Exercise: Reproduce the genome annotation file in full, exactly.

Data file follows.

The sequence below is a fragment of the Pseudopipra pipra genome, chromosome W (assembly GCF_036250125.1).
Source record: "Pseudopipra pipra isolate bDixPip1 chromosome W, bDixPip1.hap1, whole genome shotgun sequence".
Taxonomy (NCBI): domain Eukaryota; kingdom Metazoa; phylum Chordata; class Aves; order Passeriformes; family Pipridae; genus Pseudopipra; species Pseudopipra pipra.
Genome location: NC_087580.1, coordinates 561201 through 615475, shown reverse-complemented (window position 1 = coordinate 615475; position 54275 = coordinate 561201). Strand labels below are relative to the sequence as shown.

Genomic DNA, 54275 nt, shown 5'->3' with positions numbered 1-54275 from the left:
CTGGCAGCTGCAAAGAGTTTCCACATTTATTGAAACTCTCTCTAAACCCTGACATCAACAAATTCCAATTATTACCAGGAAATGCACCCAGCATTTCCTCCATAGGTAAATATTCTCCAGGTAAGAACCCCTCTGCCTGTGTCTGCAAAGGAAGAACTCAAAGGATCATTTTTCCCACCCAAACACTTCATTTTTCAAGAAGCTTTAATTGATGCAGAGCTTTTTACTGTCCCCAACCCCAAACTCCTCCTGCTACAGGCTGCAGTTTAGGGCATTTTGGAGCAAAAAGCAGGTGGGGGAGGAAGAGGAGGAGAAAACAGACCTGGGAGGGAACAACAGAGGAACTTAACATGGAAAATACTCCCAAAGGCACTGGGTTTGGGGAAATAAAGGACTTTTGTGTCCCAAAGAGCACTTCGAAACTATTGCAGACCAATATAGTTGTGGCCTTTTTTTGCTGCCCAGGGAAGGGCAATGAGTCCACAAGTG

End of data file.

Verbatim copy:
The sequence below is a fragment of the Pseudopipra pipra genome, chromosome W (assembly GCF_036250125.1).
Source record: "Pseudopipra pipra isolate bDixPip1 chromosome W, bDixPip1.hap1, whole genome shotgun sequence".
Taxonomy (NCBI): domain Eukaryota; kingdom Metazoa; phylum Chordata; class Aves; order Passeriformes; family Pipridae; genus Pseudopipra; species Pseudopipra pipra.
Genome location: NC_087580.1, coordinates 561201 through 615475, shown reverse-complemented (window position 1 = coordinate 615475; position 54275 = coordinate 561201). Strand labels below are relative to the sequence as shown.

Genomic DNA, 54275 nt, shown 5'->3' with positions numbered 1-54275 from the left:
CTGGCAGCTGCAAAGAGTTTCCACATTTATTGAAACTCTCTCTAAACCCTGACATCAACAAATTCCAATTATTACCAGGAAATGCACCCAGCATTTCCTCCATAGGTAAATATTCTCCAGGTAAGAACCCCTCTGCCTGTGTCTGCAAAGGAAGAACTCAAAGGATCATTTTTCCCACCCAAACACTTCATTTTTCAAGAAGCTTTAATTGATGCAGAGCTTTTTACTGTCCCCAACCCCAAACTCCTCCTGCTACAGGCTGCAGTTTAGGGCATTTTGGAGCAAAAAGCAGGTGGGGGAGGAAGAGGAGGAGAAAACAGACCTGGGAGGGAACAACAGAGGAACTTAACATGGAAAATACTCCCAAAGGCACTGGGTTTGGGGAAATAAAGGACTTTTGTGTCCCAAAGAGCACTTCGAAACTATTGCAGACCAATATAGTTGTGGCCTTTTTTTGCTGCCCAGGGAAGGGCAATGAGTCCACAAGTG